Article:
He said the investigation reviewed the personnel records for the former teacher and coach and raised questions about the attitude of his employers and the role the “environment” of the district may have played in the victim’s reluctance to come forward.
Citing the records, Chapman said there were at least four other complaints ranging from the early 1990s to the late 2000s.
He said a student who complained about inappropriate behavior in the early 1990s was asked to take a polygraph.
“They took the victim and made her do a lie detector test. And, not surprisingly, ruled that, you know, the defendant really didn’t do anything wrong,” he said, according to an official transcript of the sentencing hearing, which was obtained by the News-Leader.
“And then through 2002, 2007, 2008, other students coming forward, saying — talking about inappropriate comments, inappropriate touching; and, again, every single time, the school goes out of its way to investigate and finds some way that these students were wrong or they just misunderstood.”
Chapman said the district issued a letter telling White that “you really need to not be touching the students.”
Dan Patterson said by bringing up the previous concerns, Chapman was able to put White’s alleged behavior in context and show it was “not an out of character, one-time thing.”
“We don’t know if he got as far with these other women, but there was grooming activity,” he said.
In an interview with the News-Leader, Chapman said the other complaints raised questions about how allegations were handled at the time and at least suggested White had been sheltered by the district.
He said the allegations were brought up because he anticipated Dee Wampler, the attorney representing White, might argue that the incidents with the victim were isolated and he had acted appropriately in the decades that followed.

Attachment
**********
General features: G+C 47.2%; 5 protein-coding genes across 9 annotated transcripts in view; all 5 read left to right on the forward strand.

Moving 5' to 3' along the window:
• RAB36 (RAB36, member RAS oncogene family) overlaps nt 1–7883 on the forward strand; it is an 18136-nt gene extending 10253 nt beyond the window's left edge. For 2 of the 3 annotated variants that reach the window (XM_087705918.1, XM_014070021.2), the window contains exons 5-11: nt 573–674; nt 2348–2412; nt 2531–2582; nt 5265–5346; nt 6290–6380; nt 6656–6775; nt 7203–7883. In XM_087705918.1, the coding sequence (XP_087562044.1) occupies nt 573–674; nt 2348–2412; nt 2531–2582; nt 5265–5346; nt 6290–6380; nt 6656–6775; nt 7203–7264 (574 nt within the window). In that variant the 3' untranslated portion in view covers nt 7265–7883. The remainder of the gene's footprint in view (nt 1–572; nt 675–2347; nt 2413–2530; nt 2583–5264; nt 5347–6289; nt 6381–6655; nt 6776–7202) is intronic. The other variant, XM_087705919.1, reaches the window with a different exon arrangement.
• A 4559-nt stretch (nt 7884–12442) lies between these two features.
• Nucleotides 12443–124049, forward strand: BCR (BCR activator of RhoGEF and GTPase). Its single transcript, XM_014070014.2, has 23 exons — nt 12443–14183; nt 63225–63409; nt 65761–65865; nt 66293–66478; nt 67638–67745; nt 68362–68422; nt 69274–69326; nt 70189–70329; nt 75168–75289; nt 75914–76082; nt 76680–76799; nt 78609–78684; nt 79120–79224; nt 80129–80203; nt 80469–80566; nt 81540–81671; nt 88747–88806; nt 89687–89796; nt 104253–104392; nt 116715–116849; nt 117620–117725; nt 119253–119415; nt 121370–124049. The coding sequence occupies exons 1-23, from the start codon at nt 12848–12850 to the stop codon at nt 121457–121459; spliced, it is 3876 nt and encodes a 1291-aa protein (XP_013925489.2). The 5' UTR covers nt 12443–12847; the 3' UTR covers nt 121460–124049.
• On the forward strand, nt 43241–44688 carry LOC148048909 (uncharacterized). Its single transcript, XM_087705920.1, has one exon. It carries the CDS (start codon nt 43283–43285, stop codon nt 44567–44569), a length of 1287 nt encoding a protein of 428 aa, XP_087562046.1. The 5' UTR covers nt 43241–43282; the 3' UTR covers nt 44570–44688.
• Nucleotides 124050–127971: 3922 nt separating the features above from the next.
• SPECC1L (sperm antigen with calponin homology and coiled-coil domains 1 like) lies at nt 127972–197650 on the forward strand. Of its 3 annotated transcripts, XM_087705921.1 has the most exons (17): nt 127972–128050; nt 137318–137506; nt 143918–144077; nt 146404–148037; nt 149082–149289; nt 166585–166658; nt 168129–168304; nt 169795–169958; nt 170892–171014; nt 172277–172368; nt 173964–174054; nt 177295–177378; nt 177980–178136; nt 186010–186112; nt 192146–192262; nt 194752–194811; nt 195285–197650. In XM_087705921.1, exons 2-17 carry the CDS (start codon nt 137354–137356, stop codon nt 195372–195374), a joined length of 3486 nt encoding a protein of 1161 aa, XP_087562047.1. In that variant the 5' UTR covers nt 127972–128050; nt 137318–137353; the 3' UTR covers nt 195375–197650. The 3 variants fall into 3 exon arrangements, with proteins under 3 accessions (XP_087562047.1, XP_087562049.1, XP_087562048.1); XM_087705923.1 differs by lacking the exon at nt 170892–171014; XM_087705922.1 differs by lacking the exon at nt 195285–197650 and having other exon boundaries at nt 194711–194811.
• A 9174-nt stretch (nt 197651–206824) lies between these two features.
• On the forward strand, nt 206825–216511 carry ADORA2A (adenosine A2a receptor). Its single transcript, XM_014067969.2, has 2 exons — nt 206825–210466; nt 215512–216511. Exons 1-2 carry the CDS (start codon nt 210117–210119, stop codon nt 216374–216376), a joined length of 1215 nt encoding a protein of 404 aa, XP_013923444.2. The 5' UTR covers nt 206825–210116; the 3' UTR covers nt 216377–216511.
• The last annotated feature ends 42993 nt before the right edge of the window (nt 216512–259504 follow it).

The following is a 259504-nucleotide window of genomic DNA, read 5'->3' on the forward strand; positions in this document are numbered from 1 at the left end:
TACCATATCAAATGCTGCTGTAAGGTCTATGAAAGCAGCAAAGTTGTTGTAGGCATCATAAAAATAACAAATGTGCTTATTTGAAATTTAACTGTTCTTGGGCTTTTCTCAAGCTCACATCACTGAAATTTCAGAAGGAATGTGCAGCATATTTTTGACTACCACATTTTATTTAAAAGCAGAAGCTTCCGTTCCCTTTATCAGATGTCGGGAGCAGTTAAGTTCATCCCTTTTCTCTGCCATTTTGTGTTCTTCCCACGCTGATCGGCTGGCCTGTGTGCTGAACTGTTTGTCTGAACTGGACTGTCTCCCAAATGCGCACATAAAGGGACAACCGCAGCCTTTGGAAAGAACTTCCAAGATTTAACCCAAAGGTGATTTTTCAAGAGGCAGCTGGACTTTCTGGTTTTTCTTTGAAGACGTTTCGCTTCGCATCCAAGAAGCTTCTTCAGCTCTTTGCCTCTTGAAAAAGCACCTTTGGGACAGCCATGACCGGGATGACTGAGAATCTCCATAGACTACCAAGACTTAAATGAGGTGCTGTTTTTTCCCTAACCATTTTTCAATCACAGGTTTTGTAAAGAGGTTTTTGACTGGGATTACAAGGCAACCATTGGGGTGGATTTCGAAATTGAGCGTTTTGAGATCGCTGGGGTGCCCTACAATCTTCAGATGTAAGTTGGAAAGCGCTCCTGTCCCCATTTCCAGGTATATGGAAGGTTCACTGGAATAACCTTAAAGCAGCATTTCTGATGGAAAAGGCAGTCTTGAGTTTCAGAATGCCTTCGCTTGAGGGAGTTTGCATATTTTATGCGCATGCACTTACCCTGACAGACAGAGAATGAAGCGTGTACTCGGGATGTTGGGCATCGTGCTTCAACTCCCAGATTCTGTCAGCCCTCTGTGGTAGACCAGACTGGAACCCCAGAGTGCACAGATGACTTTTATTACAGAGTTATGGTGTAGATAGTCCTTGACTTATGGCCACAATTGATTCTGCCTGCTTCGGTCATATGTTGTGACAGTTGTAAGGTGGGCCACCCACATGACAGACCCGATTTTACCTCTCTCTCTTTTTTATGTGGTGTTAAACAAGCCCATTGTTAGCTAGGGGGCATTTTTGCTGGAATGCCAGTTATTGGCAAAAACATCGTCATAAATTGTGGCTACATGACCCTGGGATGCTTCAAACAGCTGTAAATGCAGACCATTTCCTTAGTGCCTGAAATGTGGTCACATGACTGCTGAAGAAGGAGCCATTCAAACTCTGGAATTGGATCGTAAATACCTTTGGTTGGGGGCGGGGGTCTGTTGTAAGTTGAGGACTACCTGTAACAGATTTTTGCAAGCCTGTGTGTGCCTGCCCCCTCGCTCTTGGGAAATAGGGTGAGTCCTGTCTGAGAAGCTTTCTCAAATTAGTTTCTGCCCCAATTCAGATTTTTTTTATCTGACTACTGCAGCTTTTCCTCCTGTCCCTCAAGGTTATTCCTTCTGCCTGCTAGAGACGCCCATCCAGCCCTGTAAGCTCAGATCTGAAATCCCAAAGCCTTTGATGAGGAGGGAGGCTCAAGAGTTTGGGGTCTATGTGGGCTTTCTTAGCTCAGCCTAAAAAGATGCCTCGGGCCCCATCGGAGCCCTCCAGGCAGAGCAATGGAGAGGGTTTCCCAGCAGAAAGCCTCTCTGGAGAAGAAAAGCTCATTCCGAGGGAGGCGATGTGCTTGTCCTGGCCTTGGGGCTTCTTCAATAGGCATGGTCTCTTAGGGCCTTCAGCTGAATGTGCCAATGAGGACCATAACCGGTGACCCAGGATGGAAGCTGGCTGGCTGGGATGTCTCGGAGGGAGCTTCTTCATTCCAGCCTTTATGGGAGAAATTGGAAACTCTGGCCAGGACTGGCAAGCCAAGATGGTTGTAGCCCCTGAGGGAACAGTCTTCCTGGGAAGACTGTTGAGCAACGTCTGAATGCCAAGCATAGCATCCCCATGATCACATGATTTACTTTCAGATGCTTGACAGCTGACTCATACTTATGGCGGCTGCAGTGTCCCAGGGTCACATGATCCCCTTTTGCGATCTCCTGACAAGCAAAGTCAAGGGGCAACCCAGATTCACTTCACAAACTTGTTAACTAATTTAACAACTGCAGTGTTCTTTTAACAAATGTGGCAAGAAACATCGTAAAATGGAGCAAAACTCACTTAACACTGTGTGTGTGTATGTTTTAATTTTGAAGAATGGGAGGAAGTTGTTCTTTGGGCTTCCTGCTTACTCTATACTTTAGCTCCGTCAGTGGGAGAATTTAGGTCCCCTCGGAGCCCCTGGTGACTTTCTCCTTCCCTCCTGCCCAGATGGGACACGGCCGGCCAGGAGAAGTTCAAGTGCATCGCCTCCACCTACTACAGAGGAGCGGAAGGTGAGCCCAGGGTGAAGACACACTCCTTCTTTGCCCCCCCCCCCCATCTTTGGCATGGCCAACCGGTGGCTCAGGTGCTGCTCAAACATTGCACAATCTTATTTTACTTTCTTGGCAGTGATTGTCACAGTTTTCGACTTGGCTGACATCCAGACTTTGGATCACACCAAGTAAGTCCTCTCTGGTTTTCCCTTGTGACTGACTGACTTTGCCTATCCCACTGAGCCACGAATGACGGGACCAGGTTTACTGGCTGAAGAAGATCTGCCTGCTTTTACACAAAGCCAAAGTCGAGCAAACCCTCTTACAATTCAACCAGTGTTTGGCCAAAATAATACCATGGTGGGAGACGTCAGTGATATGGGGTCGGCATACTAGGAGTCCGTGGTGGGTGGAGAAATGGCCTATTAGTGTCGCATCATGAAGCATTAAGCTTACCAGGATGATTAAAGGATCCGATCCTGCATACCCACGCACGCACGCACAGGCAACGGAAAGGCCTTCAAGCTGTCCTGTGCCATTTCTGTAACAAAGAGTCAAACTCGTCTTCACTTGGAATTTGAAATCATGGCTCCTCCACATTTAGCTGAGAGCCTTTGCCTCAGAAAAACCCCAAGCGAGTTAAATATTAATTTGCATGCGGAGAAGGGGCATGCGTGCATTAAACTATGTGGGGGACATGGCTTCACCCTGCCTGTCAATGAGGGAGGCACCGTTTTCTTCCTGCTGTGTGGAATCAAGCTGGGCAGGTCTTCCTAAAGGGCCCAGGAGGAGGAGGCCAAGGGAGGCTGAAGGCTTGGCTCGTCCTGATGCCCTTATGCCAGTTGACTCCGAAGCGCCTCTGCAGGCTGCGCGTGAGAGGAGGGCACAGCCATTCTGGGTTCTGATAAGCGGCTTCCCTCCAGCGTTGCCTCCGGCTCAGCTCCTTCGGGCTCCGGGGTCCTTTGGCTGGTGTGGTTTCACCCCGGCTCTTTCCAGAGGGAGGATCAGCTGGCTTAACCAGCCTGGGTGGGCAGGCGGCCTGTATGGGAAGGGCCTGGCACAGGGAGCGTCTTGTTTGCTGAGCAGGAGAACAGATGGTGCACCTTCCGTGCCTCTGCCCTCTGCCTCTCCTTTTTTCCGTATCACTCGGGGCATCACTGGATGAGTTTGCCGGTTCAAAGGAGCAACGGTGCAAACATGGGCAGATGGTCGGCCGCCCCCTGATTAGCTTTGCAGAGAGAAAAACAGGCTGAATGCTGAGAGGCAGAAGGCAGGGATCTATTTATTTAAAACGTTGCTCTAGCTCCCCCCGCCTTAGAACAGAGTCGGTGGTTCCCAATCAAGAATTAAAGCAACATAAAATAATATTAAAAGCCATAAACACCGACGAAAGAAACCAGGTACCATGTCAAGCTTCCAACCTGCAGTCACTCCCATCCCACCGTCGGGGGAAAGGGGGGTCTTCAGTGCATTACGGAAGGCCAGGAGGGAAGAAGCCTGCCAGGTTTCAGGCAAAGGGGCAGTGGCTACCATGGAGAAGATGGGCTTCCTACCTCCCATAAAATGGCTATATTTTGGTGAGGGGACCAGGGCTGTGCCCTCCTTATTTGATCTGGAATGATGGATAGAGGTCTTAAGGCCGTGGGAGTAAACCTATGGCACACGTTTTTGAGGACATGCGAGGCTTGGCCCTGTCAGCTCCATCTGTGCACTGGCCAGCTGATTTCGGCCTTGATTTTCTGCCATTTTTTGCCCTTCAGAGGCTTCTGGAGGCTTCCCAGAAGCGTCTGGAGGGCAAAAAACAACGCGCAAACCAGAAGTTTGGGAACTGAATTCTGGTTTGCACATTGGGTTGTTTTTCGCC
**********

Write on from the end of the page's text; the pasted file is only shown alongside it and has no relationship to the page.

“I knew the defense argument would be ‘Well, this happened over 20 years ago and since then, nothing,” he said. “I wanted to make sure the judge knew that was not true, it’s not like nothing (else) has happened.”
Judge Calvin Holden gave White a seven-year sentence, but he was initially placed in a sexual offender assessment unit for 120 days. At the end of that 120 days, White could be released on probation.
Under state law, school employees are mandated reporters. That means if they have reason to suspect a child has been abused or neglected, they must report it.
The mandated reporter law, which emerged in the 1960s, has been changed and strengthened over the years.
Chapman, who provides training on the law along with prosecutor Chris Hoeman, said the last major revision moved away from having a “designated agent” make the hotline call and emphasized the individual responsibility of those who work with children in schools, hospitals, day care centers, libraries, churches, and law enforcement agencies, among others.
“My answer to pretty much every question is, if you are having a moment when you’re thinking ‘Should I report it?’ then report it,” he said. “You don’t do an investigation or ask permission.”
Jill Patterson, now the Title IX coordinator at Missouri State University, said the latest changes leave no doubt that if you hear or see something, you must speak up.
“The whole concept of mandated reporting of child abuse and neglect is to require individuals who interact with children to report suspicions of child abuse and neglect to Children’s Division in an effort to intervene at the earliest possible point,” she said. “There is good evidence that abuse and neglect, left unchecked, often becomes chronic and escalates in severity.”
In the Springfield school district, all new employees must go through mandated reporter training.
Additionally, the overwhelming majority of school employees — including teachers, nurses, librarians, counselors, principals, secretaries, bus drivers and more — must review the guidelines in the first 30 days of each school year.